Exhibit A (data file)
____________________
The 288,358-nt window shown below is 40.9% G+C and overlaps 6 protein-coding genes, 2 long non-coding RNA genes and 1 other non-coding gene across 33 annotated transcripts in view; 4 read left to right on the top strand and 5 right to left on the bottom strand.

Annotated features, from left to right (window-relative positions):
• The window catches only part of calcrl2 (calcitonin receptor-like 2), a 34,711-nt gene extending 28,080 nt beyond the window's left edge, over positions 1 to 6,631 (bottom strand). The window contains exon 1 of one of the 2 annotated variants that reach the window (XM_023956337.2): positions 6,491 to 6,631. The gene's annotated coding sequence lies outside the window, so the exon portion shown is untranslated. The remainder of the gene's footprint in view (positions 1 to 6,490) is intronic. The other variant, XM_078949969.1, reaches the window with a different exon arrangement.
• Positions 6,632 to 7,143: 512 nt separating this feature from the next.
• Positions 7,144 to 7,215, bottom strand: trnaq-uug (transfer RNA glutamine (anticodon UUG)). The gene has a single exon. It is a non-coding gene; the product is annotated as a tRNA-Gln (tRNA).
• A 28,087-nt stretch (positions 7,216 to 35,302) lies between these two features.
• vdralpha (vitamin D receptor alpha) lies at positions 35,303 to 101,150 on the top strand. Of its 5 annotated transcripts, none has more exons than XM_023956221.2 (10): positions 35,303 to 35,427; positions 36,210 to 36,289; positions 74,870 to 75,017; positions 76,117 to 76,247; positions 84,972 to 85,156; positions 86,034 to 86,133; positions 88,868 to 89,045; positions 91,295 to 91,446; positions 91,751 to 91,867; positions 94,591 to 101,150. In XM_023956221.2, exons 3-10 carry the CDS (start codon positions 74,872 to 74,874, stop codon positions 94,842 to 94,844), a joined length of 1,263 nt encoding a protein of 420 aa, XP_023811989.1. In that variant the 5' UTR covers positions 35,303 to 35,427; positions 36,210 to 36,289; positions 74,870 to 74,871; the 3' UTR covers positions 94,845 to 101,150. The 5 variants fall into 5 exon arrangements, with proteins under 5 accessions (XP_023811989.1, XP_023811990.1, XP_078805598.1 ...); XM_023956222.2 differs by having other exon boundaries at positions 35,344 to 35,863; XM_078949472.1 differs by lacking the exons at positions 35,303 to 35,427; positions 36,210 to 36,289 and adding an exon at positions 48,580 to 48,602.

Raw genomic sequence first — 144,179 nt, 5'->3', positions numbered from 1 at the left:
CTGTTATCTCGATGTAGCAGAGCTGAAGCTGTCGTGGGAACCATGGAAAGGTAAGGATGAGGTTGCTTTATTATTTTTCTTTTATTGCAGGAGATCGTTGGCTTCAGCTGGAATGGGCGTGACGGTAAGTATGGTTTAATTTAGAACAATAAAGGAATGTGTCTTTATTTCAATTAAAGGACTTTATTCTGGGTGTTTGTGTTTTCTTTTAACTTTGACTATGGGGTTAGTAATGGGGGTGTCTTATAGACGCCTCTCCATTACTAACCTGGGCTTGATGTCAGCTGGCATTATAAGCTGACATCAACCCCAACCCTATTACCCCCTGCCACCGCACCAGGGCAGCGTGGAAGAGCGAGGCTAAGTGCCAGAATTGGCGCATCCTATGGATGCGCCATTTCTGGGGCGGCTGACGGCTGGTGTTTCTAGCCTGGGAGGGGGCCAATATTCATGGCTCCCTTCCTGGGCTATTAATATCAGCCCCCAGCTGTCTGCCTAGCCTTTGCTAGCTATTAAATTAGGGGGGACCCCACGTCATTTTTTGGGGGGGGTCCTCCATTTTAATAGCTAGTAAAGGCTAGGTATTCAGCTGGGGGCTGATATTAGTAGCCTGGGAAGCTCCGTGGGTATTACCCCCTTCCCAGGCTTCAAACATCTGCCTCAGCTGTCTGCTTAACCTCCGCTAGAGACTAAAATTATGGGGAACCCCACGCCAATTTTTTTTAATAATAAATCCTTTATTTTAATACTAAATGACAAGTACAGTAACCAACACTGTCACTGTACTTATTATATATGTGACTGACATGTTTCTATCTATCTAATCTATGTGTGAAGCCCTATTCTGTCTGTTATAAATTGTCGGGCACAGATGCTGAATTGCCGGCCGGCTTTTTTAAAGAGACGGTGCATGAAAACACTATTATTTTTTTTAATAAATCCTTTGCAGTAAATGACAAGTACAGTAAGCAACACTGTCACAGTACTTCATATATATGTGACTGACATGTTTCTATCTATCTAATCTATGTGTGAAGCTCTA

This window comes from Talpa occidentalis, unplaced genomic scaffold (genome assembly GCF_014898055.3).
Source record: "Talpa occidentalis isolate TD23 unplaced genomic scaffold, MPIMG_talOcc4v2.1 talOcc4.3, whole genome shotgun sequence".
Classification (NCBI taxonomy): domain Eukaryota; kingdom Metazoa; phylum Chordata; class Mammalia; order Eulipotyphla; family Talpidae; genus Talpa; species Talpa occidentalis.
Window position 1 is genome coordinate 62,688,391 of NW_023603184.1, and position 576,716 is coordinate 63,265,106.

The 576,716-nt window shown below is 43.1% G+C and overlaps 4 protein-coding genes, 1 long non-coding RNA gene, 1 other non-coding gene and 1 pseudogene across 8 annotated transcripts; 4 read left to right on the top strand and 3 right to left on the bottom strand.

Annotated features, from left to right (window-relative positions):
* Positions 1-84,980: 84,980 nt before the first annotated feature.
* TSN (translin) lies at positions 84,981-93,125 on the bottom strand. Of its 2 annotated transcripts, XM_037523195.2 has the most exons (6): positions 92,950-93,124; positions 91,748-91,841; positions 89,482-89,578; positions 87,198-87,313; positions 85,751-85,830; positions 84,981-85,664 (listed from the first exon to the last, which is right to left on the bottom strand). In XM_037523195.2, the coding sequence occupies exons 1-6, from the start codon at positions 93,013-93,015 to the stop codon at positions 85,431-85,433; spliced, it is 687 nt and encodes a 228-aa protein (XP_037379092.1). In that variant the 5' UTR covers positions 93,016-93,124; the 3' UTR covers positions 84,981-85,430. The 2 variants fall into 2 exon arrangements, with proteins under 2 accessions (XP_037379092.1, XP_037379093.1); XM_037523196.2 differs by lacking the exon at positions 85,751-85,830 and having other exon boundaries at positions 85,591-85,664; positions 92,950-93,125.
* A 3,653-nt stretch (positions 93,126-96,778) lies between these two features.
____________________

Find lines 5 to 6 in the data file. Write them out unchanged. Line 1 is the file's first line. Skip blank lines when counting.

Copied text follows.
• Positions 7,144 to 7,215, bottom strand: trnaq-uug (transfer RNA glutamine (anticodon UUG)). The gene has a single exon. It is a non-coding gene; the product is annotated as a tRNA-Gln (tRNA).
• A 28,087-nt stretch (positions 7,216 to 35,302) lies between these two features.